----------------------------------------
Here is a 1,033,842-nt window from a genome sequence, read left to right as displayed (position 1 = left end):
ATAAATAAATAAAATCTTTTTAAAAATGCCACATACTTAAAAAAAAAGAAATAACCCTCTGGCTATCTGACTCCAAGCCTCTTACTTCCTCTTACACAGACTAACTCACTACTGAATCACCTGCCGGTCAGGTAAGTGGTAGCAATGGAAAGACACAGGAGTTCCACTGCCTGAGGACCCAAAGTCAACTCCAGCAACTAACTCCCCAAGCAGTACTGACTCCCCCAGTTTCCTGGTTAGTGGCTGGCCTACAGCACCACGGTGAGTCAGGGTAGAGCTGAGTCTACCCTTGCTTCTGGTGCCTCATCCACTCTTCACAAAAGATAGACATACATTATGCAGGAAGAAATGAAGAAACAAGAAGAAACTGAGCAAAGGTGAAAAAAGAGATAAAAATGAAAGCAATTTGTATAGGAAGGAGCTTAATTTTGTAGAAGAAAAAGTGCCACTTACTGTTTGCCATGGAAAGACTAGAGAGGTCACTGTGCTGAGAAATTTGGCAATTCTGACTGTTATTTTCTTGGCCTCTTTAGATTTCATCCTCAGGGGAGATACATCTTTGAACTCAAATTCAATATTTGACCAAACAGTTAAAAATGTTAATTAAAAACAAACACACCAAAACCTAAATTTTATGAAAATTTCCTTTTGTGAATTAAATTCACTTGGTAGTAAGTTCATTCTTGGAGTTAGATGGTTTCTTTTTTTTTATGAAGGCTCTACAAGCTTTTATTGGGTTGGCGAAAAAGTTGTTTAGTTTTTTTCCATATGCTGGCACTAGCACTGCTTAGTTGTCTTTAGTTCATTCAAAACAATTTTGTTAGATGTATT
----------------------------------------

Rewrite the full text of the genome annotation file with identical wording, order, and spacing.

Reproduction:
Here is a 1,033,842-nt window from a genome sequence, read left to right as displayed (position 1 = left end):
ATAAATAAATAAAATCTTTTTAAAAATGCCACATACTTAAAAAAAAAGAAATAACCCTCTGGCTATCTGACTCCAAGCCTCTTACTTCCTCTTACACAGACTAACTCACTACTGAATCACCTGCCGGTCAGGTAAGTGGTAGCAATGGAAAGACACAGGAGTTCCACTGCCTGAGGACCCAAAGTCAACTCCAGCAACTAACTCCCCAAGCAGTACTGACTCCCCCAGTTTCCTGGTTAGTGGCTGGCCTACAGCACCACGGTGAGTCAGGGTAGAGCTGAGTCTACCCTTGCTTCTGGTGCCTCATCCACTCTTCACAAAAGATAGACATACATTATGCAGGAAGAAATGAAGAAACAAGAAGAAACTGAGCAAAGGTGAAAAAAGAGATAAAAATGAAAGCAATTTGTATAGGAAGGAGCTTAATTTTGTAGAAGAAAAAGTGCCACTTACTGTTTGCCATGGAAAGACTAGAGAGGTCACTGTGCTGAGAAATTTGGCAATTCTGACTGTTATTTTCTTGGCCTCTTTAGATTTCATCCTCAGGGGAGATACATCTTTGAACTCAAATTCAATATTTGACCAAACAGTTAAAAATGTTAATTAAAAACAAACACACCAAAACCTAAATTTTATGAAAATTTCCTTTTGTGAATTAAATTCACTTGGTAGTAAGTTCATTCTTGGAGTTAGATGGTTTCTTTTTTTTTATGAAGGCTCTACAAGCTTTTATTGGGTTGGCGAAAAAGTTGTTTAGTTTTTTTCCATATGCTGGCACTAGCACTGCTTAGTTGTCTTTAGTTCATTCAAAACAATTTTGTTAGATGTATT